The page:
Staff Reporter
THE Palma city council will put general interest first when it comes to studying possible changes for its plans for Calle Jacinto Verdaguer, which are closely tied to the plans for the Stations Park.

The council continues to claim that it is necessary to open four lanes to traffic along Calle Jacinto Verdaguer, in order to guarantee access to the suburbs it crosses, while residents want it converted into a pedestrian area.

Rodrigo de Santos, the deputy Mayor in charge of planning, claimed yesterday that the four lane plan will help to ease the traffic that enters and exits the city using Calle Aragón.

The Mayor of Palma, Catalina Cirer yesterday met representatives from the neighbourhood groups in the areas near to the train lines to allay their fears.

Rodrigo de Santos said that the council is willing “to improve” the project, although any changes must be based on technical alternatives and he insisted that the council is opposed to reducing the four lanes to two lanes. “This is a project to benefit the whole city,” he said, adding that to reduce the number of lanes “will not favour the rest of the residents.” He is in favour of maintaining plans for the four lanes of traffic on Calle Jacinto Verdaguer as has already been included in the project, and he justifies his decision because he believes that the lanes are needed to make sure that the areas that are affected by the new park plans will still have road access to the city.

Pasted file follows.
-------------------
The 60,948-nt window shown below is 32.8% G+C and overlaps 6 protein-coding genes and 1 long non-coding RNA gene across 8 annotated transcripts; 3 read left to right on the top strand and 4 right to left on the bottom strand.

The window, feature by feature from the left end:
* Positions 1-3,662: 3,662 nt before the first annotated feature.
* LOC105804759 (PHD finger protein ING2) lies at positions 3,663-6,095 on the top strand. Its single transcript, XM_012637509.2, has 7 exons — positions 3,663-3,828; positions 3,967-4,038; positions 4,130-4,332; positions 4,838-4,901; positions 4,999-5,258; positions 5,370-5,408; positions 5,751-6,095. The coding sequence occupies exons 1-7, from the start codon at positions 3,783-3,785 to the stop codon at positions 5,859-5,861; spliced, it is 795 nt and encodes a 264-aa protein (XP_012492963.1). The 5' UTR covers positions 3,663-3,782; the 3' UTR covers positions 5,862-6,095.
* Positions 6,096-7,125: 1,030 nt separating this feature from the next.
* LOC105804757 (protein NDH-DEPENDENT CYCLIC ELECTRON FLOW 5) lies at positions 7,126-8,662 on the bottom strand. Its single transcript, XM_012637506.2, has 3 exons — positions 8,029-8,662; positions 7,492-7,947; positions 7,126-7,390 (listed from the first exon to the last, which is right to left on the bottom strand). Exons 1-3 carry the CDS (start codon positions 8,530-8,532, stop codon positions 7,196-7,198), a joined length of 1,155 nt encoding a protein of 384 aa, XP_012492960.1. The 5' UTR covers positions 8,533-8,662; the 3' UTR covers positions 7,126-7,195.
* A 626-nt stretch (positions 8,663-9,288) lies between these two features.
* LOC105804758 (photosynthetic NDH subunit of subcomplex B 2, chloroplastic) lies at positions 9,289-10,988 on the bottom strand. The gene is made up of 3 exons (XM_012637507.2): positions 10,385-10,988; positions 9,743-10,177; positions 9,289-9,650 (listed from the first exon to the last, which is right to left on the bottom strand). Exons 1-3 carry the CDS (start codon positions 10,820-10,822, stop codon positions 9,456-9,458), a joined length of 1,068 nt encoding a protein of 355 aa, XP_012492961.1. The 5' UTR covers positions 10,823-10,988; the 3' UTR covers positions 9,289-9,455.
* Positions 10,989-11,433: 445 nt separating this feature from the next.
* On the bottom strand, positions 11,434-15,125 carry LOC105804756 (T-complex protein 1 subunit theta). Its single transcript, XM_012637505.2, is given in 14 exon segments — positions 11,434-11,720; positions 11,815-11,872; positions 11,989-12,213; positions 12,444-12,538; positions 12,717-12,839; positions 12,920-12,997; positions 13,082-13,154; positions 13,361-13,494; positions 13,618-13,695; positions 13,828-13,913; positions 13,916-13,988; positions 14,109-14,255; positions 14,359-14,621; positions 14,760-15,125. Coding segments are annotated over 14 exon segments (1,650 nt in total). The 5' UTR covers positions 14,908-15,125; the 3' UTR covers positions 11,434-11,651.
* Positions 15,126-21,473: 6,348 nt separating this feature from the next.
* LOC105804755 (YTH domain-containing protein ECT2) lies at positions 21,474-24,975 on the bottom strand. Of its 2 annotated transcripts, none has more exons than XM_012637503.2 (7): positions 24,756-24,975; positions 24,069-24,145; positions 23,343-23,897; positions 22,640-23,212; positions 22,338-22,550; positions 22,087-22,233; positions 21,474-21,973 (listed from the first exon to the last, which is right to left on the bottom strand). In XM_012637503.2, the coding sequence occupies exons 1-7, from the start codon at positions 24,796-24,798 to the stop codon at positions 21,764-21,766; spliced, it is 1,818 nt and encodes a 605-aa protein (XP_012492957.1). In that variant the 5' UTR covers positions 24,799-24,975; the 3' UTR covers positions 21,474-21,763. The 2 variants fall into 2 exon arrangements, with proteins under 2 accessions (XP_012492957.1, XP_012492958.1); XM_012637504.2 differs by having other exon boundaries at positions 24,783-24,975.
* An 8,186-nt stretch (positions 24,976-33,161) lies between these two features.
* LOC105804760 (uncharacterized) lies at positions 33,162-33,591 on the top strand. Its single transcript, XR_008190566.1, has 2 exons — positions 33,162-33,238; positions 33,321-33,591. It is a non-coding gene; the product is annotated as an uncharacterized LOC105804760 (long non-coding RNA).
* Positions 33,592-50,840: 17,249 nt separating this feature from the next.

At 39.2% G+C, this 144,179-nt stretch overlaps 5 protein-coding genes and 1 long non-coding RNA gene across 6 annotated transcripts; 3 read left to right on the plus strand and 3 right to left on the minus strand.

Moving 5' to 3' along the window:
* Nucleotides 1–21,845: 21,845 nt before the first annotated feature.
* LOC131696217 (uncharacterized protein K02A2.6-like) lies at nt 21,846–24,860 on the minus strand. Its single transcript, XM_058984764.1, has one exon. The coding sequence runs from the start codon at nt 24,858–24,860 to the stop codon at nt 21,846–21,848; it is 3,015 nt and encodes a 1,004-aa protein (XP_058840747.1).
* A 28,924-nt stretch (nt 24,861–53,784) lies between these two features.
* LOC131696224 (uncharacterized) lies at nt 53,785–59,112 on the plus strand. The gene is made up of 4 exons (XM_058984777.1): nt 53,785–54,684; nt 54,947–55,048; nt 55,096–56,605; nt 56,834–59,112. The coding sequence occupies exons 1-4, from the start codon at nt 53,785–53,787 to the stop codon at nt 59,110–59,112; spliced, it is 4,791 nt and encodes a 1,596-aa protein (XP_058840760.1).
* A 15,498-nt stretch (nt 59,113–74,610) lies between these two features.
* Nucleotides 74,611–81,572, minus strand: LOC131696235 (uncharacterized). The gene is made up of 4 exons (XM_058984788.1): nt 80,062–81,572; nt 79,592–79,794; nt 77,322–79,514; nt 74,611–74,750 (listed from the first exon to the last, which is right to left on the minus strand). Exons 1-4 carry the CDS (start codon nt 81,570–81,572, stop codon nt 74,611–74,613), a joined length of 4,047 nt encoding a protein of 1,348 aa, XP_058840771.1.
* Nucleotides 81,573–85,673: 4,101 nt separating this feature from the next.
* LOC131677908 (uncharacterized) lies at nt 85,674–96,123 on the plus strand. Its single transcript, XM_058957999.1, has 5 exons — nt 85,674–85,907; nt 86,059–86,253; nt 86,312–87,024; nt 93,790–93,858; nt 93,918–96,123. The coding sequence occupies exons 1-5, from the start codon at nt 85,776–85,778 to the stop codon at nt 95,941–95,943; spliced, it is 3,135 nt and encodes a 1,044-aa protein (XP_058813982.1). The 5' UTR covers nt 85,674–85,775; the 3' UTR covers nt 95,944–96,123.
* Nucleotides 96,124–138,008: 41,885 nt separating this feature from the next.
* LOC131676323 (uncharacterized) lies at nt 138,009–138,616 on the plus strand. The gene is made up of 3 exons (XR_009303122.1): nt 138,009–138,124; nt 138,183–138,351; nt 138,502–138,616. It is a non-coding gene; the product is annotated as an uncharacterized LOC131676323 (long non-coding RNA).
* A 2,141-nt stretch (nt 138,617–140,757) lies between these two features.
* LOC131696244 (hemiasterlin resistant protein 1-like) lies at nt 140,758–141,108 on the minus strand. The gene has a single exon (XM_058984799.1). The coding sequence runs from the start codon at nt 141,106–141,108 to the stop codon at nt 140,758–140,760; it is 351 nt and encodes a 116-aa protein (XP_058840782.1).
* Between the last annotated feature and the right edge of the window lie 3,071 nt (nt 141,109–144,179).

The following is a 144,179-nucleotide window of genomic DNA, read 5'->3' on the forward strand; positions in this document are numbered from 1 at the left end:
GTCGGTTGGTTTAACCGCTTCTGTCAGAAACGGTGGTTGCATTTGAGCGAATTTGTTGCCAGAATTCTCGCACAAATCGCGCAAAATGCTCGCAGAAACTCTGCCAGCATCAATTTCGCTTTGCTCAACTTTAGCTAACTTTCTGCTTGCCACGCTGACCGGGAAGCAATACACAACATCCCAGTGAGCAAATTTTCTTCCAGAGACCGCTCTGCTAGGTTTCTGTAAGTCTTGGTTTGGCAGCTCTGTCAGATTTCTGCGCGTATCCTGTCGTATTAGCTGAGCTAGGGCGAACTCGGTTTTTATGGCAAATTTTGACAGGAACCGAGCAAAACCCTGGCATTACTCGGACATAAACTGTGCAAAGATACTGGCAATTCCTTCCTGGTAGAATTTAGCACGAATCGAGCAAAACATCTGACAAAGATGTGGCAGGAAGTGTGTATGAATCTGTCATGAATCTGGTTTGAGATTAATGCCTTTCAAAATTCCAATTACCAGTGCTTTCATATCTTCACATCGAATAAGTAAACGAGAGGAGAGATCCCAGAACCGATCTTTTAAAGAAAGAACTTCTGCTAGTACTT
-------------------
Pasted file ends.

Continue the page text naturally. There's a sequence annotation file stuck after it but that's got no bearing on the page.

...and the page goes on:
The transverse roads must also connect the different areas of Palma to guarantee that traffic will flow, which “means that we need at least two lanes on this road, and also we would need a lane for public transport vehicles and another lane for drivers to access Palma,” he added.

He dismissed fears that the construction of four lanes would convert Jacinto Verdaguer into a motorway giving access to the city, as spaces reserved for pedestrians represent 60 per cent of the surface which will remain free after the train tracks are put underground.

SPEEDING
To stop drivers speeding on this road and to give priority to residents, the council will construct zebra crossings and traffic lights and a roundabout at the start of the road.

The responsibility of the council, he said yesterday, is to ensure that “the building work and project has a minimal impact” which, he claimed, was an improvement on the alternative which the last town council had designed, as it provides a greater area for green zones and pedestrian areas.

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